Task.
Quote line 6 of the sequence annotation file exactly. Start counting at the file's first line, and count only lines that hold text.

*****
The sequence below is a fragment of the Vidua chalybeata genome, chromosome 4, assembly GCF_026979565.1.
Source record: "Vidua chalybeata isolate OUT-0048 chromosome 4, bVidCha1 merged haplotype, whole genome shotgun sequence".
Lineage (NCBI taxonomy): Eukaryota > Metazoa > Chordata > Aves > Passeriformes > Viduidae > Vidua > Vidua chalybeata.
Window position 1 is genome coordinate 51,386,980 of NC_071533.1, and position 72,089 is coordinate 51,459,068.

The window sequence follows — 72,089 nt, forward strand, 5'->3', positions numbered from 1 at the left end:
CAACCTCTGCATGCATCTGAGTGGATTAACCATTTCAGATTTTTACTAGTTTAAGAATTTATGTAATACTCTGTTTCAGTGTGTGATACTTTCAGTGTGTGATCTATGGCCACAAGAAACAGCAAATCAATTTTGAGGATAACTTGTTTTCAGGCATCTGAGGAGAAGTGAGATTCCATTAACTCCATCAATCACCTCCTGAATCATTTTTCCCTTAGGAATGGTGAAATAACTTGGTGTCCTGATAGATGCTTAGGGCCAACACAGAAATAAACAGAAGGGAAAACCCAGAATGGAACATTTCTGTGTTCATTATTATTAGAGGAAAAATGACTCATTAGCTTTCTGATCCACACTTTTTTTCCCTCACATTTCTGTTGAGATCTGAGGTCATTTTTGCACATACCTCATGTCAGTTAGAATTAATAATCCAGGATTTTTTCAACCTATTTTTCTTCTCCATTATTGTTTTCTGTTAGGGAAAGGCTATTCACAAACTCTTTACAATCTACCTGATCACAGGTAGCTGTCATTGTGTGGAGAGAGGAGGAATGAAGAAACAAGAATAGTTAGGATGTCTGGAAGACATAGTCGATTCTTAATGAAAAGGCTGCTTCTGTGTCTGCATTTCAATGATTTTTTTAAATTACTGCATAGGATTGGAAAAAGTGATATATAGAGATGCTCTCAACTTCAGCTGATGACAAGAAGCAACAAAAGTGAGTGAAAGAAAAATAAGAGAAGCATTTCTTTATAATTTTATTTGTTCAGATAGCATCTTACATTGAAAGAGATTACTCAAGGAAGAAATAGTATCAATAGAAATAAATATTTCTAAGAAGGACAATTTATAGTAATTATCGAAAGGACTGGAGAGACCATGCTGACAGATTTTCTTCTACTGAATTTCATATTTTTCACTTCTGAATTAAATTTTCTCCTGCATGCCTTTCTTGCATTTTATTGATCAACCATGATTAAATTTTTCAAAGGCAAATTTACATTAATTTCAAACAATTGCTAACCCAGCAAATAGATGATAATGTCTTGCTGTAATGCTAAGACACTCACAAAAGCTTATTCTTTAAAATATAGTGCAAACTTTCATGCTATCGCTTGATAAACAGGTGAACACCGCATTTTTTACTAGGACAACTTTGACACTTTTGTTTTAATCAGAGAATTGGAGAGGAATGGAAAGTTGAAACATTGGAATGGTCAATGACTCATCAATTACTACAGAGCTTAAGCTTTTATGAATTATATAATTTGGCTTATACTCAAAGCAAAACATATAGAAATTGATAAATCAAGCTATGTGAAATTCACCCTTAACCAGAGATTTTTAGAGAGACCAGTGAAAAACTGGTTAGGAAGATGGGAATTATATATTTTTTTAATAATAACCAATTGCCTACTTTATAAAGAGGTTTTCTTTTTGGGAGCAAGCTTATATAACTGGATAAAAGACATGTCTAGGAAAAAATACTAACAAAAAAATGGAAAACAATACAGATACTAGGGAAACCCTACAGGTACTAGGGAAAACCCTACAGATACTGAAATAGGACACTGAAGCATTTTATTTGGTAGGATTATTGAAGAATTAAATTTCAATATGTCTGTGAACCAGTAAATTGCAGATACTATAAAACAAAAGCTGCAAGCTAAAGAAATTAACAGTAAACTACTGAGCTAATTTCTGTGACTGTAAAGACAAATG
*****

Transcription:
CAACCTCTGCATGCATCTGAGTGGATTAACCATTTCAGATTTTTACTAGTTTAAGAATTTATGTAATACTCTGTTTCAGTGTGTGATACTTTCAGTGTGTGATCTATGGCCACAAGAAACAGCAAATCAATTTTGAGGATAACTTGTTTTCAGGCATCTGAGGAGAAGTGAGATTCCATTAACTCCATCAATCACCTCCTGAATCATTTTTCCCTTAGGAATGGTGAAATAACTTGGTGTCCTGATAGATGCTTAGGGCCAACACAGAAATAAACAGAAGGGAAAACCCAGAATGGAACATTTCTGTGTTCATTATTATTAGAGGAAAAATGACTCATTAGCTTTCTGATCCACACTTTTTTTCCCTCACATTTCTGTTGAGATCTGAGGTCATTTTTGCACATACCTCATGTCAGTTAGAATTAATAATCCAGGATTTTTTCAACCTATTTTTCTTCTCCATTATTGTTTTCTGTTAGGGAAAGGCTATTCACAAACTCTTTACAATCTACCTGATCACAGGTAGCTGTCATTGTGTGGAGAGAGGAGGAATGAAGAAACAAGAATAGTTAGGATGTCTGGAAGACATAGTCGATTCTTAATGAAAAGGCTGCTTCTGTGTCTGCATTTCAATGATTTTTTTAAATTACTGCATAGGATTGGAAAAAGTGATATATAGAGATGCTCTCAACTTCAGCTGATGACAAGAAGCAACAAAAGTGAGTGAAAGAAAAATAAGAGAAGCATTTCTTTATAATTTTATTTGTTCAGATAGCATCTTACATTGAAAGAGATTACTCAAGGAAGAAATAGTATCAATAGAAATAAATATTTCTAAGAAGGACAATTTATAGTAATTATCGAAAGGACTGGAGAGACCATGCTGACAGATTTTCTTCTACTGAATTTCATATTTTTCACTTCTGAATTAAATTTTCTCCTGCATGCCTTTCTTGCATTTTATTGATCAACCATGATTAAATTTTTCAAAGGCAAATTTACATTAATTTCAAACAATTGCTAACCCAGCAAATAGATGATAATGTCTTGCTGTAATGCTAAGACACTCACAAAAGCTTATTCTTTAAAATATAGTGCAAACTTTCATGCTATCGCTTGATAAACAGGTGAACACCGCATTTTTTACTAGGACAACTTTGACACTTTTGTTTTAATCAGAGAATTGGAGAGGAATGGAAAGTTGAAACATTGGAATGGTCAATGACTCATCAATTACTACAGAGCTTAAGCTTTTATGAATTATATAATTTGGCTTATACTCAAAGCAAAACATATAGAAATTGATAAATCAAGCTATGTGAAATTCACCCTTAACCAGAGATTTTTAGAGAGACCAGTGAAAAACTGGTTAGGAAGATGGGAATTATATATTTTTTTAATAATAACCAATTGCCTACTTTATAAAGAGGTTTTCTTTTTGGGAGCAAGCTTATATAACTGGATAAAAGACATGTCTAGGAAAAAATACTAACAAAAAAATGGAAAACAATACAGATACTAGGGAAACCCTACAGGTACTAGGGAAAACCCTACAGATACTGAAATAGGACACTGAAGCATTTTATTTGGTAGGATTATTGAAGAATTAAATTTCAATATGTCTGTGAACCAGTAAATTGCAGATACTATAAAACAAAAGCTGCAAGCTAAAGAAATTAACAGTAAACTACTGAGCTAATTTCTGTGACTGTAAAGACAAATG